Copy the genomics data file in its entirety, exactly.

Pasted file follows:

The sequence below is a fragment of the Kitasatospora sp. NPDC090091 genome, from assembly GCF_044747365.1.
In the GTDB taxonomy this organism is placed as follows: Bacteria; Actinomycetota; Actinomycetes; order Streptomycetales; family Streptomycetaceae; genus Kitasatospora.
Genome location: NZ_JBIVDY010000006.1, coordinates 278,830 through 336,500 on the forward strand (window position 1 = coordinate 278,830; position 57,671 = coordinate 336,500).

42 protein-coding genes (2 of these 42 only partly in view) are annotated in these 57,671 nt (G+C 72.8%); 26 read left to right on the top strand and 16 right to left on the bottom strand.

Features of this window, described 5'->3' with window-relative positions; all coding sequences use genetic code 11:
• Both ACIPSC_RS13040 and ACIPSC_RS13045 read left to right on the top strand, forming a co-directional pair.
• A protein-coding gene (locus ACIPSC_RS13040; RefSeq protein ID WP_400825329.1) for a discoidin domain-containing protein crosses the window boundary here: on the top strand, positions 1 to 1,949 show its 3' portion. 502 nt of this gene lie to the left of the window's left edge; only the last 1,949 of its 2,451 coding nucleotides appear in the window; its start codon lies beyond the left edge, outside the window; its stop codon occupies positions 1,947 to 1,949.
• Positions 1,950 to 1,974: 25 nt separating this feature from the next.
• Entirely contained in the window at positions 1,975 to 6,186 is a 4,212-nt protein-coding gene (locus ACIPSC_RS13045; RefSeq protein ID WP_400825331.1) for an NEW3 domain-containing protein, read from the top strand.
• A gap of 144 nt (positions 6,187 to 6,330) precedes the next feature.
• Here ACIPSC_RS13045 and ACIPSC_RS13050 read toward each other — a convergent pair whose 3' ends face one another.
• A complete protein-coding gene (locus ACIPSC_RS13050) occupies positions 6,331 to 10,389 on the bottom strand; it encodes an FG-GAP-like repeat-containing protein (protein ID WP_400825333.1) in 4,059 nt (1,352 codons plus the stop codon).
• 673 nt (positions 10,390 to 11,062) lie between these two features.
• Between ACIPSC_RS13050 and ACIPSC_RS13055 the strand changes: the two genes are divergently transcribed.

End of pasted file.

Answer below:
The sequence below is a fragment of the Kitasatospora sp. NPDC090091 genome, from assembly GCF_044747365.1.
In the GTDB taxonomy this organism is placed as follows: Bacteria; Actinomycetota; Actinomycetes; order Streptomycetales; family Streptomycetaceae; genus Kitasatospora.
Genome location: NZ_JBIVDY010000006.1, coordinates 278,830 through 336,500 on the forward strand (window position 1 = coordinate 278,830; position 57,671 = coordinate 336,500).

42 protein-coding genes (2 of these 42 only partly in view) are annotated in these 57,671 nt (G+C 72.8%); 26 read left to right on the top strand and 16 right to left on the bottom strand.

Features of this window, described 5'->3' with window-relative positions; all coding sequences use genetic code 11:
• Both ACIPSC_RS13040 and ACIPSC_RS13045 read left to right on the top strand, forming a co-directional pair.
• A protein-coding gene (locus ACIPSC_RS13040; RefSeq protein ID WP_400825329.1) for a discoidin domain-containing protein crosses the window boundary here: on the top strand, positions 1 to 1,949 show its 3' portion. 502 nt of this gene lie to the left of the window's left edge; only the last 1,949 of its 2,451 coding nucleotides appear in the window; its start codon lies beyond the left edge, outside the window; its stop codon occupies positions 1,947 to 1,949.
• Positions 1,950 to 1,974: 25 nt separating this feature from the next.
• Entirely contained in the window at positions 1,975 to 6,186 is a 4,212-nt protein-coding gene (locus ACIPSC_RS13045; RefSeq protein ID WP_400825331.1) for an NEW3 domain-containing protein, read from the top strand.
• A gap of 144 nt (positions 6,187 to 6,330) precedes the next feature.
• Here ACIPSC_RS13045 and ACIPSC_RS13050 read toward each other — a convergent pair whose 3' ends face one another.
• A complete protein-coding gene (locus ACIPSC_RS13050) occupies positions 6,331 to 10,389 on the bottom strand; it encodes an FG-GAP-like repeat-containing protein (protein ID WP_400825333.1) in 4,059 nt (1,352 codons plus the stop codon).
• 673 nt (positions 10,390 to 11,062) lie between these two features.
• Between ACIPSC_RS13050 and ACIPSC_RS13055 the strand changes: the two genes are divergently transcribed.